Bass: 6.5 – The tone should be quite thick and meaty so you can pump up the bass quite a lot without worrying too much about the negative effects it has on definition and articulation. This plays well into the stereotypical grunge tone.

Mids: 3.5  – There is a distinct scooped mids quality to his tone so pulling out just a little of the mids further adds to that dark and tamed quality.

Treble: 6 – Although I’ve described the tone as being quite dark, this primarily comes from the mid scoop and there is actually still some top-end present here. So a slight boost to the treble can make sure it will still stay nice and clear in the mix.

1979 (Verse Tone)

This is a great example of how The Smashing Pumpkins use a very warm and pleasant-sounding clean sound with no breakup, but can still retain a lot of energy thanks to a slight mid and top boost which breathes life into the sound while accenting the pick attack.

Gain: 0

Bass: 6

Mids: 6

Treble: 6.5

Today

While at first glance it may seem like the guitars here are very bass-heavy, if you listen carefully it’s simply that the bass guitar is very loud in the mix. The guitars themselves are actually quite thin and fuzzy. So here actually removing some of the bass helps free up room for the bass guitar to take a more prominent role.

Gain: 7

Bass: 3

Mids: 5

Treble: 6

Ava Adore

The guitars take more of a supporting role here with a nice strummable clean tone that has just the tiniest bit of breakup when picked hard which helps add a little bit of texture and life to the sound.

Gain: 2

Bass: 3

Mids: 5

Treble: 6

Pedals

While Billy does use a Mastermind GT switching system, this is not paired with an effects unit or multi-FX processor, he is still very much old school and opts to use traditional pedals. The downside is that they are mostly high-end boutique pedals, often handmade by smaller manufacturers.

For all his delays he uses the Strymon Brigadier pedal, which is a less complicated version of the Strymon Timeline where it puts a huge emphasis on emulating an authentic analog delay tone. But it’s not the cheapest pedal ever, so if you’re on a tighter budget I would recommend the MXR M169 Carbon Copy analog delay.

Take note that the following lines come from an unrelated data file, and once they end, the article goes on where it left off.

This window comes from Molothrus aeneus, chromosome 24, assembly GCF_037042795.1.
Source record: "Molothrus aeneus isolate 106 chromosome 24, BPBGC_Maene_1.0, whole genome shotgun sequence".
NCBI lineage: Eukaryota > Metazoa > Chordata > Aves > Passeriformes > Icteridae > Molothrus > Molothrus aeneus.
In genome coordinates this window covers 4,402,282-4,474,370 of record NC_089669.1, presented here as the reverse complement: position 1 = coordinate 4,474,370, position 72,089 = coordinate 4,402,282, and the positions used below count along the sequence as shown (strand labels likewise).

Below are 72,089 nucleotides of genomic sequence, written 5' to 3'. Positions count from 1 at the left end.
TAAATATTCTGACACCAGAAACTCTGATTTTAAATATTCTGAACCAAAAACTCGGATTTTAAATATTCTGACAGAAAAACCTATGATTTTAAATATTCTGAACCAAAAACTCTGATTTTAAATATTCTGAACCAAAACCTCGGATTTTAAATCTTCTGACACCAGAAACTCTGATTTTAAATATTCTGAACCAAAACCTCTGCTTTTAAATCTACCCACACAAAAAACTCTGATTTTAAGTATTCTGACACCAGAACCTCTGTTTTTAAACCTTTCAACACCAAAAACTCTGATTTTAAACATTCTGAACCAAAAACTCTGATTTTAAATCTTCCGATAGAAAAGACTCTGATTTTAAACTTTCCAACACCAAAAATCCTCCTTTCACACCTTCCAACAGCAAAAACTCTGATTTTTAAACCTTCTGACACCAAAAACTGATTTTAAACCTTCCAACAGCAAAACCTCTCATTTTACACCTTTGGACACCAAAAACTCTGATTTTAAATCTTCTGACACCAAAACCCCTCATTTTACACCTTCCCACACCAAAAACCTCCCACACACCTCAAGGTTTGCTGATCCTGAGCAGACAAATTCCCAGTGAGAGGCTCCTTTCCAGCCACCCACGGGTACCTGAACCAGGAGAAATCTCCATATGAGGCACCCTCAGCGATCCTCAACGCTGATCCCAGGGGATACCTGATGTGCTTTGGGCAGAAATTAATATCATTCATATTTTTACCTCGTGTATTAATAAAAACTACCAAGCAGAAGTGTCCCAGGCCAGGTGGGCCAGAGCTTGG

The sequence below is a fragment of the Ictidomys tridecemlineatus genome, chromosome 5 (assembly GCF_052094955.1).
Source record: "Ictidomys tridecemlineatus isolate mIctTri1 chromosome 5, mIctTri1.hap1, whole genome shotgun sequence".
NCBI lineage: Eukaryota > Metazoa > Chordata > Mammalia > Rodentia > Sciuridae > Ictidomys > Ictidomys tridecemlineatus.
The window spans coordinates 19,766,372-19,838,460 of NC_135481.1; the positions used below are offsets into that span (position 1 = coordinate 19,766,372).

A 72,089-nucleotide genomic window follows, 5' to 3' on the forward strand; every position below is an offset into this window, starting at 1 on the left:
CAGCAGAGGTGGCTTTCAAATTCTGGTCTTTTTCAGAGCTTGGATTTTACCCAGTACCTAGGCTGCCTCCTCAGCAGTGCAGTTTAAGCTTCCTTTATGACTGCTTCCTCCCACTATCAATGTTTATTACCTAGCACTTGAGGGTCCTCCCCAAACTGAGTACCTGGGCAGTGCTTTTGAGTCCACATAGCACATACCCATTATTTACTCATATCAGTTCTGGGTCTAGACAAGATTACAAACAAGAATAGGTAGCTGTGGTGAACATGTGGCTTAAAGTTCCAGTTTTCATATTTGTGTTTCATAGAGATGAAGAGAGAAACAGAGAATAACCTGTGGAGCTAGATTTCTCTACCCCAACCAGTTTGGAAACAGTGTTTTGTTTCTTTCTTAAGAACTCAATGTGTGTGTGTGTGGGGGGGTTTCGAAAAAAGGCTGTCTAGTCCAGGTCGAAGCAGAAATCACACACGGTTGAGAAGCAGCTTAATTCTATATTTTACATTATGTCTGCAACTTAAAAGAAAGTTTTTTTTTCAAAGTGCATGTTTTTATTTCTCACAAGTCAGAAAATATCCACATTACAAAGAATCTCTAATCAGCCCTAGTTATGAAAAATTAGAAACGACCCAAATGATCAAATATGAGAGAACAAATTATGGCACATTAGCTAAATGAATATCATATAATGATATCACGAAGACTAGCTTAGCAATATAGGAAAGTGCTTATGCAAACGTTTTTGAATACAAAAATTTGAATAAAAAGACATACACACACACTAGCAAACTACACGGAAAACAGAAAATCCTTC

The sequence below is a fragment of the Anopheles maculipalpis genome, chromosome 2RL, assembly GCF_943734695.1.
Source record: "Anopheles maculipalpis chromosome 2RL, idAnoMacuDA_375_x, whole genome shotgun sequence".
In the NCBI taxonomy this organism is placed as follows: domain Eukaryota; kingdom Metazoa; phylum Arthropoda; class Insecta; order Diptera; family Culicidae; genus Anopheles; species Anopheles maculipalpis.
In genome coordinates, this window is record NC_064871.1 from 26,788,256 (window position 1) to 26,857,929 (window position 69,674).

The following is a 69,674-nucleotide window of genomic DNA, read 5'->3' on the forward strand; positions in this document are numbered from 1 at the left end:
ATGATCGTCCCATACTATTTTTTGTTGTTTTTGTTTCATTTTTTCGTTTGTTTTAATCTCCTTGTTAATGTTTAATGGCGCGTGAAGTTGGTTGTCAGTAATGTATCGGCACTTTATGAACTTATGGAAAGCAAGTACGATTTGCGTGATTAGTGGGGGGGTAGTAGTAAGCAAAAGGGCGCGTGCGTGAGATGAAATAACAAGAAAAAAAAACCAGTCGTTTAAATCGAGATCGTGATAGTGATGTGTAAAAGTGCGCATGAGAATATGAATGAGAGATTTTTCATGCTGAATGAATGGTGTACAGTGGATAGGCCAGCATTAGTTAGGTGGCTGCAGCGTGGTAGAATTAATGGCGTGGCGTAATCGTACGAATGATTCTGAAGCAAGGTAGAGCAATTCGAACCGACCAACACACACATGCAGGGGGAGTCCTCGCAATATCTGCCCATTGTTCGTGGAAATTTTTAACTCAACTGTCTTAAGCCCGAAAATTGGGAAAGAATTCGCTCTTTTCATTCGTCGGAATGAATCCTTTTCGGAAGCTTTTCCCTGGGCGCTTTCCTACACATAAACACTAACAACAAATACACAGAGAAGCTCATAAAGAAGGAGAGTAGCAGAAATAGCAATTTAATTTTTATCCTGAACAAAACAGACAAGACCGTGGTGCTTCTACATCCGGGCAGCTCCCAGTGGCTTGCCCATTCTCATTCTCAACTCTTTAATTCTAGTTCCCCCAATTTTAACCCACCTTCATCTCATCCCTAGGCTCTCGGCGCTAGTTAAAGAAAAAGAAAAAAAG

He also uses the Beano Boost from analog man which is a modern clone of the old 1960s British Dallas Rangemaster, essentially acting as a tube screamer to add just a little extra juice to his sound. Obviously, analog man is not a big company so in lieu of this pedal you cannot go wrong with the classic Ibanez TS9.

For when he needs even more gain and fuzz he uses the evil eye MKIII from Minotaur which are fully handmade boutique pedals.

There’s also a Behringer Octave Divider which is a quite unique sub-octaver and ring modulator that Billy puts to good use creating some of his more gnarly distorted sounds (it’s also really cheap too!).

The Joy of Tone

Billy’s guitar rig is a ton of fun to play, because he’s so open to utilizing those more gnarly and ugly-sounding distortions/fuzzes you don’t really have to worry too much if you oversaturate the gain or if you use too much bass, that’s what you want!

This frees your creativity up massively and you can really go to town diming certain settings that you would normally need to be more measured with.

I hope you found the information shared helpful and have fun making some of these tones for yourself!

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About Liam Plowman

Liam is a British musician who specializes in all things guitar, audio, and gear. He was trained as a guitar technician at the Oxford Guitar Gallery and currently teaches at multiple music schools across the UK. Key skillset includes purchasing unnecessary guitar equipment and accumulating far too many plugins.

1 thought on “Billy Corgan Amp Settings – Nail the Smashing Pumpkins Tone!”

  1. Hello my friend, i just was curious about your mentions of the tuning on Cherub Rock, Today, Muzzle, and Geek U.S.A. as I feel quite sure that they are Standard E, Standard E (but played in Eb), Eb (with the B string down an extra whole step to Ab), and Standard E respectively. Can you explain your reasoning/thoughts behind these assertions? I can’t even see how those tunings would be reasonably played, especially on something like Geek U.S.A. or Cherub Rock where the open E string is a fairly constant part of the riffs. Thanks